What is the zoning for the property? It should be residential. Since it is a cabin, is it already zoned to make the cabin into a house for permanent residence? If not, I would not buy it as you would have to get a change in the current zoning permit which takes time and money and may or may not be approved.
Has the ground been perc tested? When? What were the results? Is it ok to install a septic tank system there? Will you need a permit to do so? I would say you do need a permit. If the permit is denied, you don’t want the house without the ability to install a septic system. Remember a septic system has to be a certain distance from a drilled well. IF you don’t have enough room to fit a septic system in 0.5 acres because of where the well is drilled, don’t buy it.
Has the house been inspected and treated for termites and wood-destroying insects like carpenter bees and ants?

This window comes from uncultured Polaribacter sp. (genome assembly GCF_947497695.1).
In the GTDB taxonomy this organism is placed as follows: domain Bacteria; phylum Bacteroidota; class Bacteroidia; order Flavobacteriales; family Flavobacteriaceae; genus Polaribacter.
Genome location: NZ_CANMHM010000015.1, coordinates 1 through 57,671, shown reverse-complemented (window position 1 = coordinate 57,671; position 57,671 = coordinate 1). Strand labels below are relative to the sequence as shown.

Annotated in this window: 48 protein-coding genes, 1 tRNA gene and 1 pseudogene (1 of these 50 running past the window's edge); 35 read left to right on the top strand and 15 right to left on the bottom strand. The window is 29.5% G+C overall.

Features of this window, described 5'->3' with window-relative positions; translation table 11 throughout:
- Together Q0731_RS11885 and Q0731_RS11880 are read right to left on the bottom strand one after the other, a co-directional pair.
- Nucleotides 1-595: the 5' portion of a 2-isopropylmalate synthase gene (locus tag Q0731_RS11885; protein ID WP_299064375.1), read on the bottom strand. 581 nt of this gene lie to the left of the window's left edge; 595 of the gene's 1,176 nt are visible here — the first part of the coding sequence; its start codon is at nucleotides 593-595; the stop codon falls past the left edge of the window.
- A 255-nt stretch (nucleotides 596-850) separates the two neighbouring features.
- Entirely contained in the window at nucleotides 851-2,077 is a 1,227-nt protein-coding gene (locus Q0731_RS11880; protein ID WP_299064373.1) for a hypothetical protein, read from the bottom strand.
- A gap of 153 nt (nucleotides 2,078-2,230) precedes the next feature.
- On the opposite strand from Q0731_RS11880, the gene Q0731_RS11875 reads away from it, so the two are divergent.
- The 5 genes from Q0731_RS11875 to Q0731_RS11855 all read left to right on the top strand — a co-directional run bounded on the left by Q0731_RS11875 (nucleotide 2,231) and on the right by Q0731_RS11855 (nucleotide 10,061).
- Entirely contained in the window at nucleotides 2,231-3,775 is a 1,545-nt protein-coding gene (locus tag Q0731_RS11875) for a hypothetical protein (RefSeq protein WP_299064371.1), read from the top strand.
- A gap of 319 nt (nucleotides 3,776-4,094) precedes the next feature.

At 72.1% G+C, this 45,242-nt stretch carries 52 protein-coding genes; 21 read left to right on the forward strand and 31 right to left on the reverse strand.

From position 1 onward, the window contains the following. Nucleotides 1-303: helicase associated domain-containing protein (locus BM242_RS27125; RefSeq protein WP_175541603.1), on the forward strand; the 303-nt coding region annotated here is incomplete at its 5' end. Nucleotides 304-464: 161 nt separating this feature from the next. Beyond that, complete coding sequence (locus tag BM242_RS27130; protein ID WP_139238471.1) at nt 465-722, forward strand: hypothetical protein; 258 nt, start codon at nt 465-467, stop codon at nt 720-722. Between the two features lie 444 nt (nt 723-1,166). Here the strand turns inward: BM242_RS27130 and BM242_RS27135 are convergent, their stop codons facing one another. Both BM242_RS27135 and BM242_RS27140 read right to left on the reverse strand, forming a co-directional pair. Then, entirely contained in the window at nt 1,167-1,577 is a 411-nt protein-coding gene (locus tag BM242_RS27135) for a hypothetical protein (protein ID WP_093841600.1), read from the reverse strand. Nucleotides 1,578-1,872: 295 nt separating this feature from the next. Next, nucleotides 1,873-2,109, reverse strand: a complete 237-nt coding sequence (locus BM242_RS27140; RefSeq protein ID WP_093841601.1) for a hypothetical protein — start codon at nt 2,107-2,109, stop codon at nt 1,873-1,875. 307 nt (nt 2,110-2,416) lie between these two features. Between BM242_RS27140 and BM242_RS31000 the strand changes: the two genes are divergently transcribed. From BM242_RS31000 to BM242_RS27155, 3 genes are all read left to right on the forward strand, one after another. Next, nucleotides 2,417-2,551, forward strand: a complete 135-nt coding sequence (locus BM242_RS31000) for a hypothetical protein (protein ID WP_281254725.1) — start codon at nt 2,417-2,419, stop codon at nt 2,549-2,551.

What is the foundation made of and is it meeting current building code requirements? If it is a concrete floor, expect the cabin to have cold floors in winter. Modern homes have a concrete block basement or air space so the wood floors are warmer than concrete that was placed right on the ground.
When was the wood stove and chimney installed? Was it installed correctly by a certified contractor? Are the stove pipe stainless steel or just steel? Steel chimney pipes rust out in time and the existing chimney may already be rusted and prone to developing holes. You can ask the seller to install stainless steel chimney pipes and see if he agrees.
Inspect the wood stove and make sure the firebox is lined with fire bricks. Is it in good shape or does it have problems like a damper that does not work or rusted-out metal panels?
What condition and type of roof? When was the roof installed? How many years until you need a new roof? Asphalt shingles last 20 years for most shingles unless the seller installed more expensive 30-year shingles. The house inspector will also assess the condition of the house including the roof.